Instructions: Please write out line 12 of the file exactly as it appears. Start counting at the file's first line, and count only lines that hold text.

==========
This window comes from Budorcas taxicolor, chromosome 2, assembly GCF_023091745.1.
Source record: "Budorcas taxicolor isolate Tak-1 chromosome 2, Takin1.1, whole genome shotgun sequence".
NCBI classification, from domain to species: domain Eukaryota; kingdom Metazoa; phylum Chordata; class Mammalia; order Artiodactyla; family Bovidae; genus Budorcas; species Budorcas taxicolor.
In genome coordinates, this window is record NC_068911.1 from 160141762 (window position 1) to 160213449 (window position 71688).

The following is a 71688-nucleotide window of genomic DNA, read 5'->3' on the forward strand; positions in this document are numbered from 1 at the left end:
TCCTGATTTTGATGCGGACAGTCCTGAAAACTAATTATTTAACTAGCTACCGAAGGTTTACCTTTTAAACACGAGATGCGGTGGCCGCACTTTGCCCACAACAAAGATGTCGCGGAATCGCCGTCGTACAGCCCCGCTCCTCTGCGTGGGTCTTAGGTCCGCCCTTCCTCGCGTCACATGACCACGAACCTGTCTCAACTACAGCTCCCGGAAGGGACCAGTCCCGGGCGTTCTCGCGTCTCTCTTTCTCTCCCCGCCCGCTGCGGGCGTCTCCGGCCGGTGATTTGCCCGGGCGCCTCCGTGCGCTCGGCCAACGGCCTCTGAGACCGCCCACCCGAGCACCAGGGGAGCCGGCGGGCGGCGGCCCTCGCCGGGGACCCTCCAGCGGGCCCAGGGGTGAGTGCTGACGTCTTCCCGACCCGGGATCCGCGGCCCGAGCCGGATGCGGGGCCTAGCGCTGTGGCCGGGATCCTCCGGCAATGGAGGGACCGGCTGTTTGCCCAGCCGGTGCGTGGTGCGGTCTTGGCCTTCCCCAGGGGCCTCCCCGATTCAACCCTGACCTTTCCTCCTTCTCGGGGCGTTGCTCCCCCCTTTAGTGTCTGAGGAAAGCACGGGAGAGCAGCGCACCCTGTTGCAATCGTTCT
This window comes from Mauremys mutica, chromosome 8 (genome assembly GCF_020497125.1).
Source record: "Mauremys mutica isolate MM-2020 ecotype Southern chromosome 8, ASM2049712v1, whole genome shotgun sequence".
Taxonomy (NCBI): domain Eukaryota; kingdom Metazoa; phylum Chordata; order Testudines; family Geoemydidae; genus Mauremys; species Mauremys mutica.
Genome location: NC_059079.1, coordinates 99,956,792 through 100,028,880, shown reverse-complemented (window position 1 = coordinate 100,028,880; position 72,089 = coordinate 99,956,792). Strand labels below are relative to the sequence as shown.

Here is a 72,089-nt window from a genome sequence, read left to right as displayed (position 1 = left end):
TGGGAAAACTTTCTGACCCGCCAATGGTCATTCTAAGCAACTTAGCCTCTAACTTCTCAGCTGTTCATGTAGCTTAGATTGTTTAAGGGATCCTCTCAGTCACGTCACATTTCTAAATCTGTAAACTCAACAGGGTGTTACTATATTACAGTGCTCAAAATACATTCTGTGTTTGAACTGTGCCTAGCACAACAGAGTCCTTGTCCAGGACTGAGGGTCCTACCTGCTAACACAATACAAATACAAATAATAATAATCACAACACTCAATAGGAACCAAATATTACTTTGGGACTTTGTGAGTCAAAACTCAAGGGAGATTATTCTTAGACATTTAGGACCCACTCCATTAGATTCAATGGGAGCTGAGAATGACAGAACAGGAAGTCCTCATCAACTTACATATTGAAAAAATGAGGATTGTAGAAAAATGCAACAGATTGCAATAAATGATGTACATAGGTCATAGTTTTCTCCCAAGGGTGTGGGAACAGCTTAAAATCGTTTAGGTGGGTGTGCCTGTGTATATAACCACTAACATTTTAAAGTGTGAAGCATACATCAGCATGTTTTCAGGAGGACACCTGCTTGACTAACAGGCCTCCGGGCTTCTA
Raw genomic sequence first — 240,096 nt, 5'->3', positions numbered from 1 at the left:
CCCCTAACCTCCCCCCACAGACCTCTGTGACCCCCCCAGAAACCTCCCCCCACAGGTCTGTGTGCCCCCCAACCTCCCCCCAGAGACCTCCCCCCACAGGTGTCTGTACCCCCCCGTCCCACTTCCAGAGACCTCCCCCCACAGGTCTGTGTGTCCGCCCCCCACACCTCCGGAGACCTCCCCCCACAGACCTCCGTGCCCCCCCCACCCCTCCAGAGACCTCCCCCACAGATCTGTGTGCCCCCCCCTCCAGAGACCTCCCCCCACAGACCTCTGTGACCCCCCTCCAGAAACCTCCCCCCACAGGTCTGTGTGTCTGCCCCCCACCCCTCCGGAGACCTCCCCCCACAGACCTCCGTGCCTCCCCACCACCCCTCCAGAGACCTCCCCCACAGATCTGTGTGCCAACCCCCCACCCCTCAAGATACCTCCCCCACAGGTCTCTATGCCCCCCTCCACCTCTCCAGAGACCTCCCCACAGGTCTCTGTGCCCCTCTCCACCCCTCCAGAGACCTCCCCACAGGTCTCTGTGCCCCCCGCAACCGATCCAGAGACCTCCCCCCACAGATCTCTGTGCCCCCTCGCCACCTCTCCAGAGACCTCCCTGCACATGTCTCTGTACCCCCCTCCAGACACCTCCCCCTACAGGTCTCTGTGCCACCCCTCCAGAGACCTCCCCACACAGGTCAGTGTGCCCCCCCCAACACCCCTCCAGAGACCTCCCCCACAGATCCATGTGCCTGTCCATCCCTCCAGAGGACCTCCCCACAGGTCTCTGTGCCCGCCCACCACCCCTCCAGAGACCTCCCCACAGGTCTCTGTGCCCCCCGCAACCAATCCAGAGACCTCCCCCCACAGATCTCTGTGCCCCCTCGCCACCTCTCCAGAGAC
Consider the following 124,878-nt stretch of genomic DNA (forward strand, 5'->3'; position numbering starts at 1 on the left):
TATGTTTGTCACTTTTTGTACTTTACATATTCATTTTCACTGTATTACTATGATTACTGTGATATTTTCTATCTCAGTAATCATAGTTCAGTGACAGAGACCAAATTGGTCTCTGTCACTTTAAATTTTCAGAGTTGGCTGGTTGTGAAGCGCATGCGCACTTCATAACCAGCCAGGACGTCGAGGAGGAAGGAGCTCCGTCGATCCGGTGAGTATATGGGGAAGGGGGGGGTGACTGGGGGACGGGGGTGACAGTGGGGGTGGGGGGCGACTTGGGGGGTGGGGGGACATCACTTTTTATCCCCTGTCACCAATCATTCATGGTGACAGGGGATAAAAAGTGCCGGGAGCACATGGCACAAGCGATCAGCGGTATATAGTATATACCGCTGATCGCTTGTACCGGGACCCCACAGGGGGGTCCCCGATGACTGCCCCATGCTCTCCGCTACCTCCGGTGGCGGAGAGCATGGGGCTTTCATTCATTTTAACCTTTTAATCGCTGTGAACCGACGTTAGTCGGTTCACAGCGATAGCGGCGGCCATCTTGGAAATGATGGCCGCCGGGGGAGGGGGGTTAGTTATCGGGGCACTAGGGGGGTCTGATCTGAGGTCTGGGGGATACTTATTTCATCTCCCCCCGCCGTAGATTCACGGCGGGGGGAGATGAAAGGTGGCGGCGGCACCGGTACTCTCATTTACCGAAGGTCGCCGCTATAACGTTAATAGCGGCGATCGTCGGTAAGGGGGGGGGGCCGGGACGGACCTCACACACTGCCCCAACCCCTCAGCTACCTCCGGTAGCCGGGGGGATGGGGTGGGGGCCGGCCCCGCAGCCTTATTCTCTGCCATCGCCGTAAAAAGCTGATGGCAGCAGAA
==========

TGGGAAAACTTTCTGACCCGCCAATGGTCATTCTAAGCAACTTAGCCTCTAACTTCTCAGCTGTTCATGTAGCTTAGATTGTTTAAGGGATCCTCTCAGTCACGTCACATTTCTAAATCTGTAAACTCAACAGGGTGTTACTATATTACAGTGCTCAAAATACATTCTGTGTTTGAACTGTGCCTAGCACAACAGAGTCCTTGTCCAGGACTGAGGGTCCTACCTGCTAACACAATACAAATACAAATAATAATAATCACAACACTCAATAGGAACCAAATATTACTTTGGGACTTTGTGAGTCAAAACTCAAGGGAGATTATTCTTAGACATTTAGGACCCACTCCATTAGATTCAATGGGAGCTGAGAATGACAGAACAGGAAGTCCTCATCAACTTACATATTGAAAAAATGAGGATTGTAGAAAAATGCAACAGATTGCAATAAATGATGTACATAGGTCATAGTTTTCTCCCAAGGGTGTGGGAACAGCTTAAAATCGTTTAGGTGGGTGTGCCTGTGTATATAACCACTAACATTTTAAAGTGTGAAGCATACATCAGCATGTTTTCAGGAGGACACCTGCTTGACTAACAGGCCTCCGGGCTTCTA